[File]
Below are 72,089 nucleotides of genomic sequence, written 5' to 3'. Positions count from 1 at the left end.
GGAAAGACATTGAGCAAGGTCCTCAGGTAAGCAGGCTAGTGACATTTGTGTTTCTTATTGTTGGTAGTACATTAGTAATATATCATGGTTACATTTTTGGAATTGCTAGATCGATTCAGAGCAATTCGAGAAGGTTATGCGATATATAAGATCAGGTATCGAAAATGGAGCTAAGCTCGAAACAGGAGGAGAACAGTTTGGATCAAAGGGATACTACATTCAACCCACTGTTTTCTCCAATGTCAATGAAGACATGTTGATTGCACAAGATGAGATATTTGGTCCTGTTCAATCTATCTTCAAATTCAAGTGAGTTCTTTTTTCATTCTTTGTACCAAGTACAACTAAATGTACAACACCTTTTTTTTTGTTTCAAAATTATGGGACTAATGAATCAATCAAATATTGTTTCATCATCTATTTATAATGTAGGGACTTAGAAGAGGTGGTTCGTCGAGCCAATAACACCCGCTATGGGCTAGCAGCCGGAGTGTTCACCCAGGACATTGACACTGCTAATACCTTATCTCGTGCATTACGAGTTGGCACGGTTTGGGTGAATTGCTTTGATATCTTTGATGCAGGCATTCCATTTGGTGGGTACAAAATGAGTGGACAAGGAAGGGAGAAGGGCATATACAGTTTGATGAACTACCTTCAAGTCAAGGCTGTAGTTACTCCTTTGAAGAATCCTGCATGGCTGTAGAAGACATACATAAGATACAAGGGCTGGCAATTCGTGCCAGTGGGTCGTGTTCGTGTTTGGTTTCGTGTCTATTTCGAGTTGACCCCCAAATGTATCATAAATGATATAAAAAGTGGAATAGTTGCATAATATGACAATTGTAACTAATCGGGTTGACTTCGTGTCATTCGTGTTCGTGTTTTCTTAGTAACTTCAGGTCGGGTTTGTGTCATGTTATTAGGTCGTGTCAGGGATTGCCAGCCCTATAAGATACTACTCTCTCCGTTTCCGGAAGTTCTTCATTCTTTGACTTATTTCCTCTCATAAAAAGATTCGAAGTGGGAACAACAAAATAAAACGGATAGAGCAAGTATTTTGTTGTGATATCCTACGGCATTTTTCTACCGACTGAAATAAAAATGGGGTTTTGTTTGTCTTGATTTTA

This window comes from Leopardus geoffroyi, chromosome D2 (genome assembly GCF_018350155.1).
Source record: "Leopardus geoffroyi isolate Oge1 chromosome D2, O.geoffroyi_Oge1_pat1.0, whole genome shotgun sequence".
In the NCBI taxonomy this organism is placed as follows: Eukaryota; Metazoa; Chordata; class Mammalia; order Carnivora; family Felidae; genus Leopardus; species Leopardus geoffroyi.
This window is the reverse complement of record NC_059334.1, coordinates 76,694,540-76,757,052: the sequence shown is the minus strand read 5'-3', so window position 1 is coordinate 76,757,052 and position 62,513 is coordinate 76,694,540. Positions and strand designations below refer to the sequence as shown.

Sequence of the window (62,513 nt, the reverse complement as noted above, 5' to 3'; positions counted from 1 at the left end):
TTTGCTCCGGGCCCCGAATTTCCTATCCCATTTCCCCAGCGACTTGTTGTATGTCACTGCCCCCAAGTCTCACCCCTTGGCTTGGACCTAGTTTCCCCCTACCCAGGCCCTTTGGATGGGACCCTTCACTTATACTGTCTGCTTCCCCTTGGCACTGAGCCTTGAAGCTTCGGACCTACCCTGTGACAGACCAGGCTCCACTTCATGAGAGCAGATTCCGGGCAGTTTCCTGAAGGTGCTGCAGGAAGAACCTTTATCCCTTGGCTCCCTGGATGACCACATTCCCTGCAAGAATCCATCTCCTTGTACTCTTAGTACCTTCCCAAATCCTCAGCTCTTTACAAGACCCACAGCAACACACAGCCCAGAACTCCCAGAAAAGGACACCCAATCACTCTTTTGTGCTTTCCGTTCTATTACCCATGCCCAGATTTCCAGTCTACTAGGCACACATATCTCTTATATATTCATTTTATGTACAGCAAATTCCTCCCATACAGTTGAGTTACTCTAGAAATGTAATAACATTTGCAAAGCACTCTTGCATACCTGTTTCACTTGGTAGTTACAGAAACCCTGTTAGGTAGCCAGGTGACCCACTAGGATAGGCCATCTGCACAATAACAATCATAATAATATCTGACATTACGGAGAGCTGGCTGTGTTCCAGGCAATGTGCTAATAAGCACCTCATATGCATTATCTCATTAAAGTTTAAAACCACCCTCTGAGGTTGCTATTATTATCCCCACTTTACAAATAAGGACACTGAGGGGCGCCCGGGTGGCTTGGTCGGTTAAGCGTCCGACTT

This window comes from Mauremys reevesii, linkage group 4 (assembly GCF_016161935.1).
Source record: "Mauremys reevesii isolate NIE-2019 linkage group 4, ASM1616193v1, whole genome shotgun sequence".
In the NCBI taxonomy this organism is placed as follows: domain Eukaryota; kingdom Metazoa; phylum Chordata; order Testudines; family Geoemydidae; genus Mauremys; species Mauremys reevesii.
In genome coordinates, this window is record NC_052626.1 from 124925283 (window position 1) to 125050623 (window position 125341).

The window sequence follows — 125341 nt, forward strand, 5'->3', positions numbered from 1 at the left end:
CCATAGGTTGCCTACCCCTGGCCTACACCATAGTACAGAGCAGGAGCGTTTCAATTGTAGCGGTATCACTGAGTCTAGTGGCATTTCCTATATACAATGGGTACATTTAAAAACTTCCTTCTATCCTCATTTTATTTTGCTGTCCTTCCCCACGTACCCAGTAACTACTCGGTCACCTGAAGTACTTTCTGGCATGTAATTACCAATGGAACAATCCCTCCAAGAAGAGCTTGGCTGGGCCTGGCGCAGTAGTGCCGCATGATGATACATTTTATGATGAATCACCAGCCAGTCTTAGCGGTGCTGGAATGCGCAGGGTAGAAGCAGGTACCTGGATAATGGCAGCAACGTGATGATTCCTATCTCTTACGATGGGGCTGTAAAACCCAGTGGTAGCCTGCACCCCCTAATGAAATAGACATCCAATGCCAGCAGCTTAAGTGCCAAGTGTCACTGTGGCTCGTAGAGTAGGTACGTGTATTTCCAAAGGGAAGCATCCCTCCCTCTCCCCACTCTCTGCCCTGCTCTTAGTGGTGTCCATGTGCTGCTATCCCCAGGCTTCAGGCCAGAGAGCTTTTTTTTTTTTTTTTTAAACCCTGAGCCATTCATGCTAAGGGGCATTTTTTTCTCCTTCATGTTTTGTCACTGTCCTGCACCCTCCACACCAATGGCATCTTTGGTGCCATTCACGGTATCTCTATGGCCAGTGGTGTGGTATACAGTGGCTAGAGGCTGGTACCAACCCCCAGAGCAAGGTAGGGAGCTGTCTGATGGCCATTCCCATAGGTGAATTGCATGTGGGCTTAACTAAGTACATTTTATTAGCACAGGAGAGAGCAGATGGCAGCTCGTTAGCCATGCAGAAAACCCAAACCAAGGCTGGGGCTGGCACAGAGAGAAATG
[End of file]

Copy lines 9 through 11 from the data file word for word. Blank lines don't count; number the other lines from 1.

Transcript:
This window comes from Mauremys reevesii, linkage group 4 (assembly GCF_016161935.1).
Source record: "Mauremys reevesii isolate NIE-2019 linkage group 4, ASM1616193v1, whole genome shotgun sequence".
In the NCBI taxonomy this organism is placed as follows: domain Eukaryota; kingdom Metazoa; phylum Chordata; order Testudines; family Geoemydidae; genus Mauremys; species Mauremys reevesii.